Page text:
Lower Extremity Amputations and Diabetes

Ankle osteoarthritis is a condition that causes pain and stiffness in the ankle joint. Traditional treatments like joint fusion can limit mobility. An alternative procedure called ankle distraction arthroplasty has been gaining some traction, but how well does it hold up in the long term? 

A recent study by Greenfield et al. (2019) investigated this very question. They conducted a survival analysis of ankle distraction arthroplasty for ankle osteoarthritis. Their findings suggest that this procedure may be a viable option for some patients. 

Key takeaways from the study: 

  • Ankle distraction arthroplasty showed promising results, with an 84% survival rate at 5 years. This is better than some previously reported outcomes. 
  • The study also identified factors that can influence the success of the procedure. Avascular necrosis of the talus (bone death) was associated with a lower survival rate. Additionally, sex may play a role, with the study suggesting potential gender differences in long-term outcomes. 

What this means for patients: 

Ankle distraction arthroplasty offers a potential option for preserving joint mobility in patients with ankle osteoarthritis. This study provides valuable data for surgeons and patients to consider when making treatment decisions. 

Important to note: 

  • This was a retrospective study, meaning researchers analyzed past data. More robust research designs are needed to confirm these findings. 
  • The study involved a relatively small group of patients. Larger studies are necessary to draw more definitive conclusions. 

Overall, this research suggests that ankle distraction arthroplasty may be a valuable tool for treating ankle osteoarthritis. However, more research is needed to solidify its place as a standard treatment option.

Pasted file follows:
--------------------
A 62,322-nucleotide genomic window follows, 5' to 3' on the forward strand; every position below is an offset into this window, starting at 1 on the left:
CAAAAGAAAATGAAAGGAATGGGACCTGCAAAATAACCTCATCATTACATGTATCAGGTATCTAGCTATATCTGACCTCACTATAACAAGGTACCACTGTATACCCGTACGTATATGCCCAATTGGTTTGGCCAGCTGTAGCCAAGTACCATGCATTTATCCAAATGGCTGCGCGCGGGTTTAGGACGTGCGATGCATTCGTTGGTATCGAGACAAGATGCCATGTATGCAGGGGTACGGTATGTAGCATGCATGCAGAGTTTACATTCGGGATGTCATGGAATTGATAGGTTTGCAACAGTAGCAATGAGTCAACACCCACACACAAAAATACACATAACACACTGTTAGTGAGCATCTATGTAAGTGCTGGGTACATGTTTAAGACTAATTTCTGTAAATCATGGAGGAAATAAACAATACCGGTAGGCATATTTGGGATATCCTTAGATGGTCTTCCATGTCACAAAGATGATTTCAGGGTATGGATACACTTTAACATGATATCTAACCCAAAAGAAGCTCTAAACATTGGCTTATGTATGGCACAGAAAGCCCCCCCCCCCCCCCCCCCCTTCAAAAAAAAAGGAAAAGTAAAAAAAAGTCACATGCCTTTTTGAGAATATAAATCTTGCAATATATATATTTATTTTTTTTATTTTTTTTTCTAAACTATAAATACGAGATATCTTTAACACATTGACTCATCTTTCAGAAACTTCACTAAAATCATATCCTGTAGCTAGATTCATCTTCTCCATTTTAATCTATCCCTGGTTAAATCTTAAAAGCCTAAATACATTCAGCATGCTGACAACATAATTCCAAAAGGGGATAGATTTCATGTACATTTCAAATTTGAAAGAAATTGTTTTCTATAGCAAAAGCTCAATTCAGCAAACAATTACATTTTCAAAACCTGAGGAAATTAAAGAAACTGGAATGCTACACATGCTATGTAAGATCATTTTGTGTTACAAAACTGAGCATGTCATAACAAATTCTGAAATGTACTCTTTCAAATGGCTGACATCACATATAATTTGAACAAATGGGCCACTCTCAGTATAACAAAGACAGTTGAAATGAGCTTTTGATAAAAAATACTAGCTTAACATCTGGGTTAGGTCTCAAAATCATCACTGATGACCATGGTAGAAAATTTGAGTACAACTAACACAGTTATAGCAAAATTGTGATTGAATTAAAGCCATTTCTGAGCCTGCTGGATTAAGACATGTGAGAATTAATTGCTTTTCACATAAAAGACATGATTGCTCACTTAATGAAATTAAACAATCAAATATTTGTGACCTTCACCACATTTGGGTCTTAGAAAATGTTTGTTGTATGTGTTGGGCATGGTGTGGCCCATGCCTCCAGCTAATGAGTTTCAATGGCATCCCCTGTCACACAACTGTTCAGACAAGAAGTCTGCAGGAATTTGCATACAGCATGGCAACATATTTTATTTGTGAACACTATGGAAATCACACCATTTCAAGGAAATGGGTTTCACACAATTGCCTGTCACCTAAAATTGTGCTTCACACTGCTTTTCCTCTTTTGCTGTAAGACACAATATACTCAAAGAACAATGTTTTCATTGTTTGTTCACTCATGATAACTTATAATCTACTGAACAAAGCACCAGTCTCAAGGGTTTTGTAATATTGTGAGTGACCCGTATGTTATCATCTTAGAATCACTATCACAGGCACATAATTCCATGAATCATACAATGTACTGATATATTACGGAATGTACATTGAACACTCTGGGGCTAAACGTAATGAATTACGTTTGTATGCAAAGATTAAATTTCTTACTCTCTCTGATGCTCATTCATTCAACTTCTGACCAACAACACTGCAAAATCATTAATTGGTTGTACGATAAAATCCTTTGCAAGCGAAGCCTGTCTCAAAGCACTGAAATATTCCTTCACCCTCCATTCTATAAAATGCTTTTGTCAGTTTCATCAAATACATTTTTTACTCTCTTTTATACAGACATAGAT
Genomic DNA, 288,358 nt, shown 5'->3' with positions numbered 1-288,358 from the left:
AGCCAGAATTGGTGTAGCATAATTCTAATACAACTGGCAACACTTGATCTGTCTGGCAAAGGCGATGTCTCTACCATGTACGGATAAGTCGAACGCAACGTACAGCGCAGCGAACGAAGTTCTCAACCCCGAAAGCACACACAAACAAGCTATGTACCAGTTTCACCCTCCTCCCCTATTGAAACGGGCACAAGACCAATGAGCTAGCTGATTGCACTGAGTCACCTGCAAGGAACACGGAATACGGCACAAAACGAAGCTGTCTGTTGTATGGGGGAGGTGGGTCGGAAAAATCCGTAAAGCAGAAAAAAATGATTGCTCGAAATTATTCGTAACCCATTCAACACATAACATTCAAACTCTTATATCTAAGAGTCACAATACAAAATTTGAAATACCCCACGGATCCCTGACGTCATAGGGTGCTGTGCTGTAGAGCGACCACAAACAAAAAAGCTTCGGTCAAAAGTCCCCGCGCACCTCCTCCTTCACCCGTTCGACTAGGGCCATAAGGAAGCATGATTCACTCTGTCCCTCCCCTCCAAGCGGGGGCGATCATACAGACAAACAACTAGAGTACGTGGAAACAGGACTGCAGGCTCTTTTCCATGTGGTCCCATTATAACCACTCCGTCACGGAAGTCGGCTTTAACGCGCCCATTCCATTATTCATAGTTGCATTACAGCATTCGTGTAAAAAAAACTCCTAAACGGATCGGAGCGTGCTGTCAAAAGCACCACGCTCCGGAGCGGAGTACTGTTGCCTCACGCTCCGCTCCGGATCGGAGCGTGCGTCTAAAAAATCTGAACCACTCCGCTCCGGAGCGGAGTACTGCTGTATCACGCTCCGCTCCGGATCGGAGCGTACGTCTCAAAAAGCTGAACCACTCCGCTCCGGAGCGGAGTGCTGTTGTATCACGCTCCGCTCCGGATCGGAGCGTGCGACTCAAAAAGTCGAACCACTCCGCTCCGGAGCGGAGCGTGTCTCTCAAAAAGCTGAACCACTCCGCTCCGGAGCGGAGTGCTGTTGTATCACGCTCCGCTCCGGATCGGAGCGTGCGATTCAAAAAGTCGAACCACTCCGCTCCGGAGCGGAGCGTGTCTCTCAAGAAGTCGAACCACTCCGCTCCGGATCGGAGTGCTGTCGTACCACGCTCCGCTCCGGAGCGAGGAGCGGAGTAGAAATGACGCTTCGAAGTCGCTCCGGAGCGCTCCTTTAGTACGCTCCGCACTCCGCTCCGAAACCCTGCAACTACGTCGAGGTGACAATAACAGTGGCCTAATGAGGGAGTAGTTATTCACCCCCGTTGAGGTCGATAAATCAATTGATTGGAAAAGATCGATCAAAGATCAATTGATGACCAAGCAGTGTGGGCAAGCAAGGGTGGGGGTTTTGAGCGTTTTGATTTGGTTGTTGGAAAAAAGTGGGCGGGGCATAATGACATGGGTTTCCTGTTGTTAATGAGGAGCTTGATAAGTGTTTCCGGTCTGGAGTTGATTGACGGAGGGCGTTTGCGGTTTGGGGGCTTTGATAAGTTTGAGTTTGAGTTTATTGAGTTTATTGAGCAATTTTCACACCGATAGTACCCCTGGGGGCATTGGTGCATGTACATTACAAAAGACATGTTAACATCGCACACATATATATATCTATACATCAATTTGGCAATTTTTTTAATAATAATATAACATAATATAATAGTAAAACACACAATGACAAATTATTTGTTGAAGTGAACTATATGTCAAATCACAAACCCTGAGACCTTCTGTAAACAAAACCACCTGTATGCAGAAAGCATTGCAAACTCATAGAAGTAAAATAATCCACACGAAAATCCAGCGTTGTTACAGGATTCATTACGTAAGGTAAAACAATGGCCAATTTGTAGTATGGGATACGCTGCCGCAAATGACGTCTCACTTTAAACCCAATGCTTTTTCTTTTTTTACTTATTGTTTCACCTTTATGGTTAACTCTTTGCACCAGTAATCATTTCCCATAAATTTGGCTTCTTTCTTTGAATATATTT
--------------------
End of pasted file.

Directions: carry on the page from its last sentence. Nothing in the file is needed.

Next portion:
ReferenceGreenfield, S., Matta, K. M., McCoy, T. H., Rozbruch, S. R., & Fragomen, A. (2019). Ankle distraction arthroplasty for ankle osteoarthritis: a survival analysis. Strategies in trauma and limb reconstruction, 14(2), 65. https://www.ncbi.nlm.nih.gov/pmc/articles/PMC7376580/#:~:text=In%20a%20significantly%20larger%20series,and%2037%25%20within%205%20years


This blog is for informational purposes only and should not be considered as medical advice. Always consult with a qualified healthcare professional to discuss your individual treatment options.

Lower Extremity Amputations and Diabetes
Image Credit: Medical News Today

“What is called genius is the abundance of life and health.” – Henry David Thoreau

Article Authors: Gordon Slater|Tandose Sambo 

Diabetes, as a medical condition, is a global concern for a variety of reasons. As a potentially debilitating condition that impacts the blood sugar level of an individual, there is an innate tendency for the body to not be able to manage its insulin generation. The two types of diabetes are Type 1 and Type 2 diabetes. This article will focus on the impact of Type 1 diabetes on amputation cases. 

Type 1 diabetes occurs when the body, in an autoimmune response, attacks its own pancreas, and inhibits the ability of the organ to generate insulin. Insulin management is key to health, and requires consistent monitoring. Treatment of Type 1 diabetes includes insulin intake via injections or more recently, the use of insulin pumps to regulate the hormone. 

Australia, as a nation, houses approximately 1 million diabetics. Of this total, approximately 10% are diagnosed with Type 1 diabetes. Diabetes Australia studies have indicated that the annual cost of medical treatment for Type 1 diabetes is on the order of magnitude of $570 million. Individual patient cost averages $4669.00. With a range of costs depending on the severity of the condition, those patients who are ailing from a combination of both diabetes and cardiovascular conditions can expect their individual health costs to be as high as $16,698.00.